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    EEVblog #1054 – How an Analog PC Joystick Works

    How does a PC read an old school analog joystick? It might be more interesting ...

    • Chris Davis

      I’m sure I’ve already seen this??

    • hdavis

      Not to freak you out, but I wonder if the covering on the back is asbestos. I’m sure they would want to fireproof the electronics especially after the Apollo 1 fire.

      • Could be. But only really dangerous if you grind the stuff up.

    • Synthetase

      I don’t think those chips are as under-utilised as you’ve mentioned, I think they’re double sided (at least), which means that although it looks like half the pins aren’t used on the top, they’re going to circuitry on the bottom. Observations: at 14:29 we get the circuit diagram and silicon etch tracks of the inverter. Pin nine is shown in the schematic to be connected to the pull-up resistor on the common anode of the diodes (and thence to pin 1), but it’s not connected on the ‘top view’ etch diagram, which leads me to assume all that apparent spare space on the top, has traces along the bottom going to pins 9, 10, 11. From here, I reason that the main limiting factor on these things (at least in the way they are being used) is the number of pins, not the minimum size of the die. As you say, it’s not like you couldn’t fit another few comonents in the space on the tops of the chips that have already been uncovered, just that all the pins have been used, so there’s no way of connecting the extra components to the outside world.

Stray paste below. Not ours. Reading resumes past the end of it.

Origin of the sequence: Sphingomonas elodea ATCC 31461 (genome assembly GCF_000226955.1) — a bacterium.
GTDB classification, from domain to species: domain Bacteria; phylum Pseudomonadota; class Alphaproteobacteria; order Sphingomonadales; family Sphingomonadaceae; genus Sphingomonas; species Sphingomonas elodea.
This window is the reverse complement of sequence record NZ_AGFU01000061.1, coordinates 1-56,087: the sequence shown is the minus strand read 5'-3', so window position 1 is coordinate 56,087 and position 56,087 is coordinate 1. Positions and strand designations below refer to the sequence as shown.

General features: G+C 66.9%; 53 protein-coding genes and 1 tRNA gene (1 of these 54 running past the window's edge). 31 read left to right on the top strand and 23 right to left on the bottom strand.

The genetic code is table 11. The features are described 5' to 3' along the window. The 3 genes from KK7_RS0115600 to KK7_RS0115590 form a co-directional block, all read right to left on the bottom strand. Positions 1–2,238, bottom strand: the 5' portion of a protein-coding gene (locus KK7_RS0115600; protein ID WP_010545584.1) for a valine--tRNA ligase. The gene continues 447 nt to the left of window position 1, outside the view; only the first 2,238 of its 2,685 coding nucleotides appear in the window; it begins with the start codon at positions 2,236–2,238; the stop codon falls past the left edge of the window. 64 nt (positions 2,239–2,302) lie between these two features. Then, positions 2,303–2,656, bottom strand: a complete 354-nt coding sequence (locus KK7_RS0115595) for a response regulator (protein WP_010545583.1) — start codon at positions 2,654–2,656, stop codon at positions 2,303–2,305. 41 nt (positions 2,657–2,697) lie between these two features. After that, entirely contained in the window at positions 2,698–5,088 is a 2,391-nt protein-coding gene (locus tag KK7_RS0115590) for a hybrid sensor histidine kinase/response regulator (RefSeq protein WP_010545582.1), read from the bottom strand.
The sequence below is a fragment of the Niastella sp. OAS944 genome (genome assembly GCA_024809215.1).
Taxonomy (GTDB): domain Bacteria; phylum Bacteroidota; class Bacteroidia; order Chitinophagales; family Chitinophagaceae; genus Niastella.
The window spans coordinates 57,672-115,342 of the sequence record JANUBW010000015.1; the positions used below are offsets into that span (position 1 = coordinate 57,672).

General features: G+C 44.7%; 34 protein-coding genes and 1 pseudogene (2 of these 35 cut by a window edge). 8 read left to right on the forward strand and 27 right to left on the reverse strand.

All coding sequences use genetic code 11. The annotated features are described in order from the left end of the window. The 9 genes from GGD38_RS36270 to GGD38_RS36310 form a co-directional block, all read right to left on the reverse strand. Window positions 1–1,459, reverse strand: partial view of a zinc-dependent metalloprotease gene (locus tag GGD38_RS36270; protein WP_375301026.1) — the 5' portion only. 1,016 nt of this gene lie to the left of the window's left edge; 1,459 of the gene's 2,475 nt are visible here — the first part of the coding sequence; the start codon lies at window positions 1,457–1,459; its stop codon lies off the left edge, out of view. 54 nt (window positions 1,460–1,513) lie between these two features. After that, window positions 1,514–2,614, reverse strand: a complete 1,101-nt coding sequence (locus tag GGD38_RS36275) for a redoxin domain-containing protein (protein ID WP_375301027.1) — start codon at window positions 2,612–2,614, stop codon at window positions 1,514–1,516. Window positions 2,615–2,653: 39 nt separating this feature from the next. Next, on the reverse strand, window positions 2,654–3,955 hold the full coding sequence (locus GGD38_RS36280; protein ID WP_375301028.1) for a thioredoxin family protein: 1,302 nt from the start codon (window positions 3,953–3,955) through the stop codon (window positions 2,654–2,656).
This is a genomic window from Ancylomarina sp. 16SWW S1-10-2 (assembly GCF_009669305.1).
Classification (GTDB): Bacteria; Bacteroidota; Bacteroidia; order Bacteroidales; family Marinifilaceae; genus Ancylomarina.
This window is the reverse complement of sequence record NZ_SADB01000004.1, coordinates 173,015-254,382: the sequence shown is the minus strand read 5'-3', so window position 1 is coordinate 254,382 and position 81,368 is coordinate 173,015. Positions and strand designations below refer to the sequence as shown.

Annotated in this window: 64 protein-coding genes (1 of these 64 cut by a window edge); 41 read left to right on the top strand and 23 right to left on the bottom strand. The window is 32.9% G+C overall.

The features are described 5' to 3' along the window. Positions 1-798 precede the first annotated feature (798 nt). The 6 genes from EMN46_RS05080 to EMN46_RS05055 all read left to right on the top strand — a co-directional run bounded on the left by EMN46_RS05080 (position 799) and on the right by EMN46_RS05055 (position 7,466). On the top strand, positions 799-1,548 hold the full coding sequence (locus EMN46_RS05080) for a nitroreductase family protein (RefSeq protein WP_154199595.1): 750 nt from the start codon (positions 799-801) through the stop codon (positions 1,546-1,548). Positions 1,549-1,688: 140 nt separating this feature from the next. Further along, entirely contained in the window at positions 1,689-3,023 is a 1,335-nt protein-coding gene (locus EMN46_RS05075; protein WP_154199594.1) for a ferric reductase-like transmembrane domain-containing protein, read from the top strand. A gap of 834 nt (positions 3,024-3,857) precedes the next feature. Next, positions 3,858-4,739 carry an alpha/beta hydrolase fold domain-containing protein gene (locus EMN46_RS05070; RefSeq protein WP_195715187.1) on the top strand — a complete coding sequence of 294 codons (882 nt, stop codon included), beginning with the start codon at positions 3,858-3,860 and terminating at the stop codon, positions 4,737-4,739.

Anyway, fascinating look back into the history of the integrated circuit, Dave. Cheers 🙂

    • tlhIngan

      Fundamentals Friday suggestioh – how DTL logic works and explain how that inverter works.

      • Bruno Kremel

        That is actually pretty simple.. just look at diagram of that DTL inverter and imagine 0V and then 5V on input.. I think that you’ll figure out rest.

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